- A substance that enhances the action of an enzyme. (An enzyme is a protein that functions as a catalyst to mediate and speed a chemical reaction). Coenzymes are small molecules. They cannot by themselves catalyze a reaction but they can help enzymes to do so. In technical terms, coenzymes are organic nonprotein molecules that bind with the protein molecule (apoenzyme) to form the active enzyme (holoenzyme). A number of the water-soluble vitamins such as vitamins B1, B2 and B6 serve as coenzymes.
* * *A substance (excluding solo metal ions) that enhances or is necessary for the action of enzymes; coenzymes are of smaller molecular size than the enzymes themselves, are dialyzable and relatively heat-stable, and are usually easily dissociable from the protein portion of the enzyme; several vitamins are c. precursors. SYN: cofactor (1).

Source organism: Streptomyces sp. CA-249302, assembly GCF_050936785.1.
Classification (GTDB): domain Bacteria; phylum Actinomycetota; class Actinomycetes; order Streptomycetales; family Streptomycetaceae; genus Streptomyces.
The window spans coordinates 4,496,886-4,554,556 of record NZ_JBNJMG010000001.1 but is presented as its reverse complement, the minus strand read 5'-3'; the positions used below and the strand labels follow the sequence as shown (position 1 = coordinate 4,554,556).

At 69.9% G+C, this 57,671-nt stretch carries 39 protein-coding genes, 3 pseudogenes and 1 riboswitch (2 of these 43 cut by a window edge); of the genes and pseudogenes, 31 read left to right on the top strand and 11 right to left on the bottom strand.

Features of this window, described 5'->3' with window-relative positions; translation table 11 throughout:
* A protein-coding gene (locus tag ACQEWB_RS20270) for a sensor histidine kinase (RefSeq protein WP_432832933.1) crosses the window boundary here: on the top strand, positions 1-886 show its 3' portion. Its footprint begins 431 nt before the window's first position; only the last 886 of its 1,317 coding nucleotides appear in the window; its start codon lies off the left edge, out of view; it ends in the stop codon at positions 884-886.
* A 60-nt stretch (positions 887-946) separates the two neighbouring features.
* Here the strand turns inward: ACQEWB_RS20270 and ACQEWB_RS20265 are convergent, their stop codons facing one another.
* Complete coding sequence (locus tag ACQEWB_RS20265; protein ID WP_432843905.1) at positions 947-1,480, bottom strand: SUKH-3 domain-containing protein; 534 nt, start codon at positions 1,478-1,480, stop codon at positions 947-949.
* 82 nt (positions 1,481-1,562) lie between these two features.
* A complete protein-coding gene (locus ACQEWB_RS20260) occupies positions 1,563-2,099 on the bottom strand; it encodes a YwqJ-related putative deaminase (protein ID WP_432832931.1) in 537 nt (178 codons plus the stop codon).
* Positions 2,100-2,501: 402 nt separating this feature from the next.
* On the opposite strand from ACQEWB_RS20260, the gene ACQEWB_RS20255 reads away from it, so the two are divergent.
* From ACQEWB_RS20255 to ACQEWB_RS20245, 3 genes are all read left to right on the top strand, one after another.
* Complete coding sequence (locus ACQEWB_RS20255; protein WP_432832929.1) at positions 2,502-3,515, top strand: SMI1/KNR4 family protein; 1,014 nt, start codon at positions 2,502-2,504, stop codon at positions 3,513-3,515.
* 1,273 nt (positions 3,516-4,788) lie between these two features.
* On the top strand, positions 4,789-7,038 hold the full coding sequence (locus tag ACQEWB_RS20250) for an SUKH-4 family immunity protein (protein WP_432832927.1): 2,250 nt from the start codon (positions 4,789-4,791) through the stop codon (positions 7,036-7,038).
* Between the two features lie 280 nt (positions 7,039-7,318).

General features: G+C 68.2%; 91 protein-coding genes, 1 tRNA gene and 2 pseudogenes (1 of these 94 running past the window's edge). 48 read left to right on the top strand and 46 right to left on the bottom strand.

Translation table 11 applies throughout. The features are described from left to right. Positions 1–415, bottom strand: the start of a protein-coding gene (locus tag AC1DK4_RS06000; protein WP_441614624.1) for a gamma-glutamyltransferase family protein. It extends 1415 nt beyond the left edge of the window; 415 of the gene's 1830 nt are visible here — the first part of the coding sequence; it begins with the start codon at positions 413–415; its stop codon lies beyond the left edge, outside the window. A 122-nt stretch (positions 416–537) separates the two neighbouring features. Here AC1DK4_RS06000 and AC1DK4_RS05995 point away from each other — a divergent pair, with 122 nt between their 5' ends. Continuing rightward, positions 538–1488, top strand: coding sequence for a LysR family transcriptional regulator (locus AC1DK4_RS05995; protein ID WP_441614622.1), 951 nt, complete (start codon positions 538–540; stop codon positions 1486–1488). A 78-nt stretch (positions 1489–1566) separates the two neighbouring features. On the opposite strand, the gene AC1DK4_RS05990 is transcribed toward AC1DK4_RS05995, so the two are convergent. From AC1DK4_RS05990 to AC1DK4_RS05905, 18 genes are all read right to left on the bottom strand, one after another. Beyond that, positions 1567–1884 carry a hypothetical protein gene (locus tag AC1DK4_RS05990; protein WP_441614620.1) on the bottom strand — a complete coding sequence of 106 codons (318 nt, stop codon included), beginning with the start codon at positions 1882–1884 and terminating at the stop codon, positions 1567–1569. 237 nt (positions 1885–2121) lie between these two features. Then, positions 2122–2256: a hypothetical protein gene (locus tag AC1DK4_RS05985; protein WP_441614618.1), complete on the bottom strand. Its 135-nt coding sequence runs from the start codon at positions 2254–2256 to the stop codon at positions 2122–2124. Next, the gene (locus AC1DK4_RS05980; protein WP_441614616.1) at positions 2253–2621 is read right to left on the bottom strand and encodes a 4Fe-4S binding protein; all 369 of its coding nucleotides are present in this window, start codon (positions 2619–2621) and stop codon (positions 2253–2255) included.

* * *co·en·zyme (')kō-'en-.zīm n a thermostable nonprotein compound that forms the active portion of an enzyme system after combination with an apoenzyme compare ACTIVATOR (1)co·en·zy·mat·ic (.)kō-.en-zə-'mat-ik, -(.)zī- adjco·en·zy·mat·i·cal·ly -i-k(ə-)lē adv
* * *n.a nonprotein organic compound that, in the presence of an enzyme, plays an essential role in the reaction that is catalysed by the enzyme. Coenzymes, which frequently contain the B vitamins in their molecular structure, include coenzyme A, FAD, and NAD.
* * *co·en·zyme (ko-enґzīm) an organic nonprotein molecule, frequently a phosphorylated derivative of a water-soluble vitamin, that binds with the protein molecule (apoenzyme) to form the active enzyme (holoenzyme).
Medical dictionary. 2011.